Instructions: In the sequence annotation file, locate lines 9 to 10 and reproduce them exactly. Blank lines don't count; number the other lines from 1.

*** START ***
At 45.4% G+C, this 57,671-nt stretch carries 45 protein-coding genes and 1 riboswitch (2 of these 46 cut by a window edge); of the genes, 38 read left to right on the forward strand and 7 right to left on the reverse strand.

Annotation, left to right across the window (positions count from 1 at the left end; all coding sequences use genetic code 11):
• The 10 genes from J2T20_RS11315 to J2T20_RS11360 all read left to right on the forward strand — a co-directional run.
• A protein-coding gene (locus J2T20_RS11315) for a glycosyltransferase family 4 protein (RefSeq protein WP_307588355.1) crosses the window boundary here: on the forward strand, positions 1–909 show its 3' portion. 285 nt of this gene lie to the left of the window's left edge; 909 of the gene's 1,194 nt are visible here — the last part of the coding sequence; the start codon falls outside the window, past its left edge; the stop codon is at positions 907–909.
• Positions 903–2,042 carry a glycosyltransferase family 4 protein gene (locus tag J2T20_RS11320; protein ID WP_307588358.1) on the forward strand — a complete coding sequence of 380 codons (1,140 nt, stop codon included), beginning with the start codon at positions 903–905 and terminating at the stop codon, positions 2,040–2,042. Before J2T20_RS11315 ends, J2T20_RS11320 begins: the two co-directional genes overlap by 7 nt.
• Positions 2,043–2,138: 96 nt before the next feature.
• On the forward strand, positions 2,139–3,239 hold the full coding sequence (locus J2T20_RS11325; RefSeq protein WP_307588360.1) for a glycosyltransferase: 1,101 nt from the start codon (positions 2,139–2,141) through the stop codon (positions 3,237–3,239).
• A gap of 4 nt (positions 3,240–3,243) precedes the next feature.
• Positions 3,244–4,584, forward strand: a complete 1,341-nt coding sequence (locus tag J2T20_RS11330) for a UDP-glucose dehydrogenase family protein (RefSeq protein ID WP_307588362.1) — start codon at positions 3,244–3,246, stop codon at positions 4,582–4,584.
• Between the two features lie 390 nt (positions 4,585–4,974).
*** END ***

• Positions 3,244–4,584, forward strand: a complete 1,341-nt coding sequence (locus tag J2T20_RS11330) for a UDP-glucose dehydrogenase family protein (RefSeq protein ID WP_307588362.1) — start codon at positions 3,244–3,246, stop codon at positions 4,582–4,584.
• Between the two features lie 390 nt (positions 4,585–4,974).